NESS CITY — The tiny house has been sold, but its value for the students who built it is priceless, their instructor said.
Students in Brent Kerr’s construction classes at Ness City High School took on the big project last year of building a tiny house on wheels that garnered attention across the state.
The 14 students learned much more than just how to build a structure, Kerr said.
“Patience,” said sophomore Levi Crosswhite, when asked what else he learned.
“Not everything went as we thought it was going to go. We had to alter some stuff and fix some stuff,” he said.
“The other thing would be communication. We had two different classes working on it, so we had to communicate what we did, what needs to be done, so weren’t doing the same thing or doing something that had already been done,” Crosswhite said.
They also put those communication skills to use in Topeka in April, where they showed the nearly finished tiny house to members of the Kansas Board of Education and legislators, and gave a presentation to the state BOE.
“Essentially their presentation was on all of the state standards that we covered in my classroom that weren’t construction standards,” Kerr said. “They were English-language arts, they were math standards, they were science standards.”
He compared his students’ work to the state BOE’s “moonshot” school redesign project launched this fall, in which seven districts — including Stockton USD 271 — will create a new approach to education.
“It’s kind of right up that alley. Why shouldn’t these guys be getting math credit for construction math?” Kerr said. “A lot of it’s the same stuff they learn in the classroom, it’s just a practical application.”
The finished tiny house is still located at NCHS, awaiting delivery to its new owner. Kerr said he is excited at the thought the tiny house that helped his students will have a role in helping in other young people.
The house has been sold through private treaty to Home Works USA, an organization that will build a community of affordable housing for young adults aging out of foster care in the Leavenworth County area.
The project will include 10 small, furnished homes to be built on 26 acres in rural Leavenworth County. The homes will be leased to those aging out of foster care and the community will include support for education, employment and personal growth, as well as a public walking trail.
The tiny house from NCHS will serve first as a construction office for the project, then be placed on a permanent foundation to serve as an office, Project Director Frankie Foster-Davis said.
She said she first learned of the tiny house after reading about the showing in Topeka. She then contacted the district and even drove to Ness City to meet with Kerr and see it for herself.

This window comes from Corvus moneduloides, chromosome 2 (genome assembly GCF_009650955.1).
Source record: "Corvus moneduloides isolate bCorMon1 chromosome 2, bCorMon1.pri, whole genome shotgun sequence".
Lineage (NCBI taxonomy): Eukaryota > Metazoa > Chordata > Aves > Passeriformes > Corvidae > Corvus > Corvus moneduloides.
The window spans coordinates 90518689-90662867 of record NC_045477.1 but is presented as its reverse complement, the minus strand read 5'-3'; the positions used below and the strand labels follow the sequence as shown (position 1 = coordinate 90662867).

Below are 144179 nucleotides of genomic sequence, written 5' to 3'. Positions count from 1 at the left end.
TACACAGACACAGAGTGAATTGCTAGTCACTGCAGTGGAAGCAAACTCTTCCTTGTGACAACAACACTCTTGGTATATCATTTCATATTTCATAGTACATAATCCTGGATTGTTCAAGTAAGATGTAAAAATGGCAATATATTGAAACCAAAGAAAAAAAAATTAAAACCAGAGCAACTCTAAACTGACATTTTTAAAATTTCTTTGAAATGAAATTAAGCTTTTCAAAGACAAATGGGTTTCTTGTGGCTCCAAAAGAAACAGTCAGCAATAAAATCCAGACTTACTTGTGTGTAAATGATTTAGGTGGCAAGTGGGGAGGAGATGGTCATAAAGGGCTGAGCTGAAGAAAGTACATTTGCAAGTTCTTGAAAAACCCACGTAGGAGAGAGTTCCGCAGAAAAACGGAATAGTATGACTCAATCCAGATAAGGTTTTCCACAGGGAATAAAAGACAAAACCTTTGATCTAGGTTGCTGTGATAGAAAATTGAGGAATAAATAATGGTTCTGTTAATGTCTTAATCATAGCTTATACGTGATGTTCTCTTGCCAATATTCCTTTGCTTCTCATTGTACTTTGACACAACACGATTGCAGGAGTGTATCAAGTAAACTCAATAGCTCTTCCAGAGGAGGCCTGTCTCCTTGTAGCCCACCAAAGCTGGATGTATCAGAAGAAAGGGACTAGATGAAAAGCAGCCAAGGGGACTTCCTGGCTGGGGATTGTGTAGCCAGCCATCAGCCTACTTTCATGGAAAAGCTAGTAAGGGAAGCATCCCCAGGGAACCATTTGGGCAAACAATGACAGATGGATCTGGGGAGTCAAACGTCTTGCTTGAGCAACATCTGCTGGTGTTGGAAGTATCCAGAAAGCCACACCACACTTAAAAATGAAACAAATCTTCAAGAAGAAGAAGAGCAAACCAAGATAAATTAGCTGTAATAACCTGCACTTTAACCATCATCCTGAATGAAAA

She said the tiny house will serve as an inspiration to the young adults who will populate the Home Works USA community.
“One of the many things we are looking at and will have is a workshop building on site. If any of the young people wanted to also consider building a tiny house on wheels for their future residence and take it with the when they’ve finished their time with us, they would be able to do so,” she said.
“To see that house built by high school students I think would be a wonderful motivational piece, an example of good workmanship,” she said.
The project received an approval of rezoning in late September. Kerr said it will likely be after the first of the year when the tiny house will be delivered.
In the meantime, his students are eager to start on the next tiny house. This year, he has 20 students in his construction classes. In a couple weeks, they will make a presentation to the school board to ask permission to build a new tiny house.
“I think it will pretty tough for them to tell them no,” Kerr said.
Among the students in the class this year are freshmen Edwin Reyes, Ethan Schlegel and Matthew Delaney.
Reyes said he thinks the hardest part of the project will be getting everyone to work together. Kerr agreed.
“I think the toughest part is going to be for your class is to come up with something you agree on,” Kerr said with a laugh. “This class is full of a bunch of freshmen boys and girls that do not have the same ideas all the time.”
Kerr said he anticipates his classes building a tiny house each year.
“This is a good fit for us because No. 1, it’s mobile and we can ship it off to wherever. No. 2, it’s not a full-size house that takes eight hours a day with different groups of kids. It allows me to have a residential construction class and only do it two hours a day.
“I think as it gains popularity and all the kids realize, ‘OK they’re doing this every year,’ I think more kids will decide to take it,” he said.